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The Summer of 1969 was a tumultuous time, marked by the heat of war, politics, and growing cultural divide. One day, in the midst of all that heat, Canadian-born singer- songwriter Joni Mitchell penned the following words that would conclude her song “Woodstock”: “We are stardust, we are golden/We are caught in the devil's bargain/And we've got to get ourselves/Back to the garden.”

A half century later, during the heated Summer of 2020, I was driving along the Sarasota stretch of Highway 41 with my wife, trying to come up with an idea for a new short film. Throughout the previous winter, I was in production on a full-length documentary that COVID-19 would force me to shelve by the early spring. Now it was Summertime, everyone was in lockdown, death and destruction were the single menu options every night on T.V., people were being furloughed by the millions, and a positive thought was nowhere to be found.

Poster (Var. #1) for "Gardens of Life," the new short, poetic documentary

from Oskar Films. The film is currently in production.

“What’s the complete opposite of everything we’ve been seeing lately?” I asked my wife.

“What do you mean?” she replied.

“What’s the opposite of all the death and the destruction and the gloom and doom we’ve been seeing on the news, night after night?”

We sat in silence for several minutes before coming to a red light. I looked to my right and noticed a flower bed by the side of the road. Then the idea hit me – a garden.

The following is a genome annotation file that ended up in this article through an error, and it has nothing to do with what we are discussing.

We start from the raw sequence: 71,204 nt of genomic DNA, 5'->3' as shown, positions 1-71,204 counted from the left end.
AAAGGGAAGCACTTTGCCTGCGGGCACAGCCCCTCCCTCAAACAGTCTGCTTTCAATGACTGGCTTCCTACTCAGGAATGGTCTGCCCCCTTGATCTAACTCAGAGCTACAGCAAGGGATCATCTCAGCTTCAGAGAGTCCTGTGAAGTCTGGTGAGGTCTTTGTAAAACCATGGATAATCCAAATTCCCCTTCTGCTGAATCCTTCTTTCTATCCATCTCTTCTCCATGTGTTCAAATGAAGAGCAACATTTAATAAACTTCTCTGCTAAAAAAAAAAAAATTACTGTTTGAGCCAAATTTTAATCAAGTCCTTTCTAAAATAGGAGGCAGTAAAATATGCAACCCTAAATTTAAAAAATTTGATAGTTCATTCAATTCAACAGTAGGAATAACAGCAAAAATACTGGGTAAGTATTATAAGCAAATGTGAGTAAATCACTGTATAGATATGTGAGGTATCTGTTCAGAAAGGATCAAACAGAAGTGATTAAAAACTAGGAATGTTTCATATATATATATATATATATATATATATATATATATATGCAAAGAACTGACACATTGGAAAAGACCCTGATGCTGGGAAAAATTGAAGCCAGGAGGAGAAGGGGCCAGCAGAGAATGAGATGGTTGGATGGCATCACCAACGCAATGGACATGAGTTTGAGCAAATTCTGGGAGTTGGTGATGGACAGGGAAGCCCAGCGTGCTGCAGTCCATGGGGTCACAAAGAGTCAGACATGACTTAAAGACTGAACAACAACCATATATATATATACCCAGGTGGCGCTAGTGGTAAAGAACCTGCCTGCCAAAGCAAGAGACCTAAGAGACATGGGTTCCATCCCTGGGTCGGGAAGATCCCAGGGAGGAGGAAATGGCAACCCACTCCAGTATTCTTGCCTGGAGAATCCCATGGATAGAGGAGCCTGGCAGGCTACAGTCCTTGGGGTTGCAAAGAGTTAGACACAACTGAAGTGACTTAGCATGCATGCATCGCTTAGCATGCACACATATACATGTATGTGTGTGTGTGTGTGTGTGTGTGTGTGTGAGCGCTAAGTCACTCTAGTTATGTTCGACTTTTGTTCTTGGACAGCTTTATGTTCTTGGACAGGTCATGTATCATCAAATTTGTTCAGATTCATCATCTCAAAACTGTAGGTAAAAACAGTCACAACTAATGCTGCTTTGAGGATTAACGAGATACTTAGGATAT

For the remainder of our Sunday afternoon excursion, my wife and I talked about gardens and gardening, both literally and metaphorically. We talked about the patience that’s required of a gardener. We talked about the hard work and the focus, commitment, and care a gardener must employ every day for their work to bear fruit. We talked about gardens as one of the ultimate metaphors for life.

We also discussed the garden as a universal symbol, something that transcends politics, race, religion and anything else that may divide us. We all need food to live; we all need natural beauty to make life worth living. For me, the universal symbol is something all good artists search for in their work.

I’m a self-admitted brown thumb, but by the time my wife and I reached the driveway to our home, I had made up my mind – my next film would be about gardening.

Today, I’m pleased to announce that Oskar Films’ new project, “Gardens of Life,” has been registered with the Writer’s Guild of America.

Like our first film, “Blacksmith,” “Gardens” will be a poetic documentary set to music. Unlike “Blacksmith,” “Gardens” will be shot entirely on Kodak Vision 3 Super 8 film. Why Super 8? Aside from the fact that Super 8 is making a comeback in the 2020’s, I believe it’s unique, classic look is perfect for capturing work that has been around since the dawn of man.

“Gardens of Life” will feature four gardeners from Southwest

On the set of "Gardens of Life," Oskar Films Founder Frank DiCesare loads a

cartridge of Kodak Vision 3 50D Super 8 film into his Canon 1014 XL-S

camera. (Photo/Miranda L. Clapp)

Florida: Darryl McCollough, Cathy Willard, Marsha Wikle and Richard Zielinski. Each of their gardens is unique in its own way, but all of these gardeners employ the same patience, commitment, focus, hard work and care in their daily work. Suffice it to say, these same virtues seem to be in short supply in today’s troubled world. Perhaps we all need to get back to the garden, whether in a literal or figurative sense.

It is my hope that “Gardens of Life” will, at a minimum, inspire people to try their hand at gardening or any other activity that doesn’t yield instant gratification. At the most, I hope the film illustrates some of the things that make life worthwhile: patience, commitment, focus, hard work and care.

Stay tuned to this blog for more updates on “Gardens of Life.”

Best wishes,

Frank DiCesare

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